John W. Hancock

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John W. Hancock
Sport(s) Football, basketball, track and field, wrestling
Biographical details
Born (1901-04-13)April 13, 1901
Marshfield, Wisconsin
Died 1993
Playing career
1922–1924 Iowa
Position(s) Tackle, end
Coaching career (HC unless noted)
1925–1926 Colorado State Teachers (assistant)
1927–1929 Mississippi A&M
1930–1931 Marquette (assistant)
1932–1953 Colorado State Teachers
1943–1945 Colorado State Teachers
Administrative career (AD unless noted)
1932–1966 Colorado State Teachers
Head coaching record
Overall 85–90–9 (football)
1–25 (basketball)
Bowls 0–1
Accomplishments and honors
2 RMAC (1934, 1948)

John W. Hancock (April 13, 1901 – 1993) was an American football player, track and field athlete, coach of football, basketball, track, and wrestling, and college athletics administrator. He played college football at the University of Iowa.

Playing career[edit]

Hancock played football at the University of Iowa from 1922 to 1924. He played a significant role on Iowa’s 1922 Big Ten Conference championship team.[1] As a senior, Hancock played both the tackle and end positions and kicked five field goals for the Hawkeyes.[2] He was named all-Big Ten and a second team All-American after the 1924 season. He also won three letters in track with the Hawkeyes, capturing a title in the discus event at the 1925 Big Ten championships.[3]

Coaching career[edit]

Hancock went into college coaching after graduation. He coached football at Mississippi State University for three years from 1927 to 1929. He went to the University of Northern Colorado in 1932 and began a long coaching career. Hancock served as their athletic director for 34 years and coached football and track for decades as well.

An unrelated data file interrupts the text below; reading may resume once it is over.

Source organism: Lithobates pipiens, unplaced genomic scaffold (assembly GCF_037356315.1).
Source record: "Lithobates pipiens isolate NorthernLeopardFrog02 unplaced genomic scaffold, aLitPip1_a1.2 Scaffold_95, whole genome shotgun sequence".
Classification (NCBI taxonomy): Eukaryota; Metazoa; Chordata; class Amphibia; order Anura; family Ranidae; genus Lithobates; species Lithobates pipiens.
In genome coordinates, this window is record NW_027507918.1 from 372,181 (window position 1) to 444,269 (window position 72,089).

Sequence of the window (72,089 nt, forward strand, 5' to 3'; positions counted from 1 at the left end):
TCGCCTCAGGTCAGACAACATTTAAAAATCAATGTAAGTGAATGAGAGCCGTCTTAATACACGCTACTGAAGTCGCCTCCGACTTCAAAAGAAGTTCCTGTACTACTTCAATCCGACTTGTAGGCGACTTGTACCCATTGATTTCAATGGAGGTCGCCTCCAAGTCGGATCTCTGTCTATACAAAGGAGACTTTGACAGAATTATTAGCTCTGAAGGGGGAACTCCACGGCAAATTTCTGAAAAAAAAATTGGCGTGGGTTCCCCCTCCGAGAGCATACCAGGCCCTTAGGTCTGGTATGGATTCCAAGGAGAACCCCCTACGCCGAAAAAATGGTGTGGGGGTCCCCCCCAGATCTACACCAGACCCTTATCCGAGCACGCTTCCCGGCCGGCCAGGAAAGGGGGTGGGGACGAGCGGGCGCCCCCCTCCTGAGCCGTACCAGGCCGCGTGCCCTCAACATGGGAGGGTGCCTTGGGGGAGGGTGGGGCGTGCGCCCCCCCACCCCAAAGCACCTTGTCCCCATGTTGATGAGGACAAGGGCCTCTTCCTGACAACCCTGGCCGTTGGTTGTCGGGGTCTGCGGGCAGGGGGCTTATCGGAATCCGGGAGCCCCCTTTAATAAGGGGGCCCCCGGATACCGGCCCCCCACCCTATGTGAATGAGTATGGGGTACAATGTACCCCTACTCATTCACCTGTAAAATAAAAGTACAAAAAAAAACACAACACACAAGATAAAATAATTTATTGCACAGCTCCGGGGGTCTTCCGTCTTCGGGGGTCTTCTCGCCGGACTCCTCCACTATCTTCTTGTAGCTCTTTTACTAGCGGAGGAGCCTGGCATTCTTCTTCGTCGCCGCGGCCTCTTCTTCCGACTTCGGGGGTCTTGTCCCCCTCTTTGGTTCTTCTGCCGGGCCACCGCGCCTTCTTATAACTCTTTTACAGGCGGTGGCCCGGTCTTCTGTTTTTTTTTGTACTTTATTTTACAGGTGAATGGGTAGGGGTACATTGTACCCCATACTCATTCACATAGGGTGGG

Hancock was the head football coach at Northern Colorado for 20 seasons, from 1932 until 1953. His football coaching record at Northern Colorado was 77–78–5 ties. In 1950, he led his team to the Bean Bowl.[4] As of the conclusion of the 2012 season, this ranks him third at Northern Colorado in total wins and fourth at the school in winning percentage (.497).[5]

Hancock is best known as a college wrestling coach at Northern Colorado. He originated the Mountain Intercollegiate Wrestling Association and proceeded to lead UNC to 30 consecutive conference championships. He served on the NCAA rules committee for 16 years and chaired it in 1962–63.[6]

Hancock has been nicknamed “the father of Colorado high school wrestling”.[7] He helped start the Colorado High School Wrestling Tournament in Greeley in 1936 by going door-to-door in the community to find families that could house the visiting high school wrestlers.[8] Two of his sons became well-known wrestling coaches as well.


Hancock was inducted into the National Wrestling Hall of Fame in 1998. The Butler–Hancock Sports Pavilion at the University of Northern Colorado was named in honor of Hancock and Pete Butler, baseball coach.[9]


  1. ^ Hawkeye Greats, By the Numbers, by Lyle Hammes and Neal Rozendaal, Page 133 (ISBN 1-426-94303-2)
  2. ^ Hawkeye Legends, Lists, & Lore, by Mike Finn & Chad Leistikow, Page 40 (ISBN 1-57167-178-1)
  3. ^ Hawkeye Greats, By the Numbers, by Lyle Hammes and Neal Rozendaal, Page 133 (ISBN 1-426-94303-2)
  4. ^ DeLassus, David. "Northern Colorado Bowl History". College Football Data Warehouse. Retrieved April 28, 2013. 
  5. ^ DeLassus, David. "Northern Colorado Bears Records By Year". College Football Data Warehouse. Archived from the original on January 8, 2014. Retrieved April 24, 2013. 
  6. ^ Wrestling Hall of Fame bio Archived 2013-02-09 at
  7. ^ Hawkeye Greats, By the Numbers, by Lyle Hammes and Neal Rozendaal, Page 133 (ISBN 1-426-94303-2)
  8. ^ Hancock bio Archived 2011-07-14 at the Wayback Machine.
  9. ^ Butler-Hancock Sports Pavilion Archived 2011-07-17 at the Wayback Machine.